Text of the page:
IN this busy, bustling world is patience really desirable and necessary ? Is it not a disadvantage to the vigorous man or woman who is determined to succeed? Let us ask our-selves a few questions. What is patience.
Character Building - Patriotism
This section justly follows that in which the principles of heroism have been inculcated by a variety of noble examples. Some of the most notable of these examples have been of men who have risked, or even deliberately sacrificed, their lives for their country.
Character Building - Perseverance
Some unheard-of interest suddenly attracts his attention, and he takes it up eagerly; but before he has half learned the facts connected with it, or acquired the skill necessary to make use of it, something else has presented itself, and his mind leaps off to that. This age is none too early, then, to preach Perseverance.
Building - Planning Life Work
EVERY child should be taught from infancy that he or she has a work to do in the world. As soon as the little ones are old enough to help in trifles about the house, give them little things to do.
Character Building - Play
IT is doubtless true, as has been pointed out recently by Calvin Dill Wilson, that there is no form of discipline that can take the place of that gained in play by children who join with comrades in various sports.
Character Building - Pluck
AS self-confidence is the basis of courage, so pluck may be thought its pinnacle, for in one view it is the finest expression of self-confidence and courage combined.
Character Building - Precision In Execution
PRECISION is a word that comes from two Latin words -prae, before, and caedere, to cut. Something that is measured and cut off until it is exact.
Character Building - Punctuality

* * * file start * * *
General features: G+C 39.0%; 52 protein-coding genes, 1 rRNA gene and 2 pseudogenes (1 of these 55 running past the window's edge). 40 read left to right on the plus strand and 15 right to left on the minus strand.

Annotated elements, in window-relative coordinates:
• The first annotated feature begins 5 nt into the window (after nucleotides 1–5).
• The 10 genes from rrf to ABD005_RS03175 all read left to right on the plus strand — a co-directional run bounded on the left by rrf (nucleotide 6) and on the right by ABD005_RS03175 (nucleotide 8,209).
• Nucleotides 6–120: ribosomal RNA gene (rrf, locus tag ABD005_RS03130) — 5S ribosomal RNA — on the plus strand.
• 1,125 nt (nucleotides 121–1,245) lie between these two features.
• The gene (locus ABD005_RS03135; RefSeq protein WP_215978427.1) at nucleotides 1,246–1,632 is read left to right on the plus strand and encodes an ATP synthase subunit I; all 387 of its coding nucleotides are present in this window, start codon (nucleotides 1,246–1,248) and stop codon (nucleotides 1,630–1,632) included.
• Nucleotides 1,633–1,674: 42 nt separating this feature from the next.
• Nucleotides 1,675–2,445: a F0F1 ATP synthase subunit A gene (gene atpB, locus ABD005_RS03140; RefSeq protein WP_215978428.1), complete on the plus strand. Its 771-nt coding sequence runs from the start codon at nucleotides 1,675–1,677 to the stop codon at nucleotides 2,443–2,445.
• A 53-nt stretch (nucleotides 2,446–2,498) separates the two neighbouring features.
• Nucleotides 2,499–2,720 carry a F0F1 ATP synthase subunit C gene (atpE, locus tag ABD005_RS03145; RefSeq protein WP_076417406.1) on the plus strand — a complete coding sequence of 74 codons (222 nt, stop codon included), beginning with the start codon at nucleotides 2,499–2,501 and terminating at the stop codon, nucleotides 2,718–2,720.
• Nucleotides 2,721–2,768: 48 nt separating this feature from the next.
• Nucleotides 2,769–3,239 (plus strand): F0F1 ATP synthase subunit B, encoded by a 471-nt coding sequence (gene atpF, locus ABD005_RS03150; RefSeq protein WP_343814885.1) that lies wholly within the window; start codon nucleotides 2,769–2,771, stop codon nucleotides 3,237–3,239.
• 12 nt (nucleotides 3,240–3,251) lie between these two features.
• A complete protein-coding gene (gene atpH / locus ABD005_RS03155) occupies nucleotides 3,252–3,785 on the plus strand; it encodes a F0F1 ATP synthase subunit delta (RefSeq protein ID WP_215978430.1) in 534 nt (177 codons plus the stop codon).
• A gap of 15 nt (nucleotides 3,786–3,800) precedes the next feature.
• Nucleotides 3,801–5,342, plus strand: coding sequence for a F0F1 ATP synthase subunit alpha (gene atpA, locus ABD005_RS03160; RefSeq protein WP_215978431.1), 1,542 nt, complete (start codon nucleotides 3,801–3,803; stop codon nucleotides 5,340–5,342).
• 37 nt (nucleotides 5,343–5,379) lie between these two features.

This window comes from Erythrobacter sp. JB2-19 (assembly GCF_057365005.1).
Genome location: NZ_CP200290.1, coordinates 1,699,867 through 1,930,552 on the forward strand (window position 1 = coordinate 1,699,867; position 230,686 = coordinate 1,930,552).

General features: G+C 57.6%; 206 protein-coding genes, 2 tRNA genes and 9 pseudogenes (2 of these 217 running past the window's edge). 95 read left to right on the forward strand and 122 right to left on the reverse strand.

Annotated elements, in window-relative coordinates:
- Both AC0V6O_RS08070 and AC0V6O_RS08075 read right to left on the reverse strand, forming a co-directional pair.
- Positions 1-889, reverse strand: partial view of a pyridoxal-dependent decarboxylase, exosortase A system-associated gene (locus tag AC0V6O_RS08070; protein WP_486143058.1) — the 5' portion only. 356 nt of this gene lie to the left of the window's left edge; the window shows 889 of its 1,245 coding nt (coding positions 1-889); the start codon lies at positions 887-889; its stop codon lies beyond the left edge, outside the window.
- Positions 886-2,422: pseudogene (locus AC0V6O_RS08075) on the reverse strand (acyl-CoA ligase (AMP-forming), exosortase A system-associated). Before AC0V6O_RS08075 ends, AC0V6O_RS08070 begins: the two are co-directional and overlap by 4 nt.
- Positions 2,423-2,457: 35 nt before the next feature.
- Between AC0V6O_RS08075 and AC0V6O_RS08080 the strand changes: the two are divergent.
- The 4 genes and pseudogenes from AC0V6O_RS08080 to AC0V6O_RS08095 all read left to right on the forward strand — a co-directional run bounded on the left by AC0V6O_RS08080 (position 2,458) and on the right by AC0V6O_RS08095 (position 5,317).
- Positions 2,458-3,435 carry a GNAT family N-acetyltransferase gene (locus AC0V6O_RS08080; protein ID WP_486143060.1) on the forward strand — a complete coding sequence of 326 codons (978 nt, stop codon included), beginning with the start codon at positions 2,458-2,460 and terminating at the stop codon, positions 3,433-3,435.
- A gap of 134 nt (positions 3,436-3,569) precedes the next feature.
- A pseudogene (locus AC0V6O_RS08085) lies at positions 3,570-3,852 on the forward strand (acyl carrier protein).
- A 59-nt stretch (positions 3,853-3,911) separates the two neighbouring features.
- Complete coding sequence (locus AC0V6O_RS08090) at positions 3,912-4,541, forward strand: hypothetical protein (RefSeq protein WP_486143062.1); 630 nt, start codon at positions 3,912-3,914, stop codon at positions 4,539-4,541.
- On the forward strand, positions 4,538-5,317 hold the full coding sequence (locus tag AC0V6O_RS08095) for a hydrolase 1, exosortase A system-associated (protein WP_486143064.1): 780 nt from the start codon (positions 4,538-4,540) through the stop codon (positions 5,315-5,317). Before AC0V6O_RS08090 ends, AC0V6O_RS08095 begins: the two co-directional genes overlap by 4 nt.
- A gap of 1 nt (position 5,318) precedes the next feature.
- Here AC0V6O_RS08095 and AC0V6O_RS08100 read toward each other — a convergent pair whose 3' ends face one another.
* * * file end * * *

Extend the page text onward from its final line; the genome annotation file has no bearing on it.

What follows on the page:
ONE of the hardest lessons a parent has to teach is that of punctuality. Perhaps one reason for this is that the mother herself is not always punctual. Many women, as well as many men, often fail to keep engagements exactly on time.
Character Building - Reading
IT is impossible to impress too strongly upon parents the importance of inculcating in their children the habit of reading. This means something more than the habit of reading newspapers and current periodicals or current novels.
Character Building - Reasonableness
REASONABLENESS is a degree of intelligence which lifts the little child into a world above that occupied by a full-grown animal. The animal is guided by instinct, the child by intelligence. Reason opens a door for the child into a new world.
Character Building - Refinement
PERHAPS there is no characteristic more dependent upon early habit of thought and early environment than refinement. With some persons it seems to be innate, and it may be, but environment is stronger in this matter than is heredity, and the man or woman whose thoughts and deeds are pure was probably surrounded in early childhood by persons of cultured manners and speech.
Reserve About Private And Personal Matters
THE pretty prattle of little children is winsome and attractive, but it is sometimes inconvenient and perplexing.
Character Building - Respect
BY respect we understand that careful behavior, based on the feeling of consideration for others, which should be plainly enjoined, and even wisely enforced, upon the child mind. Riches and rank have no necessary connection with genuine gentlemanly qualities. The poor man may be a true gentleman.
Character Building - Reverance
SOME one has said that reverence is dying out, and that our young people revere nothing in heaven above or the earth beneath. While one may not agree with this sweeping statement, it is certain that many of our young people are lacking in the respect in which children of a half-century ago were trained.
Character Building - Self Amusement
THE word amusement had a childhood and a growth. The childhood of the word will naturally be better suited for the childhood of boys and girls. Full-grown amusements are too old for a child.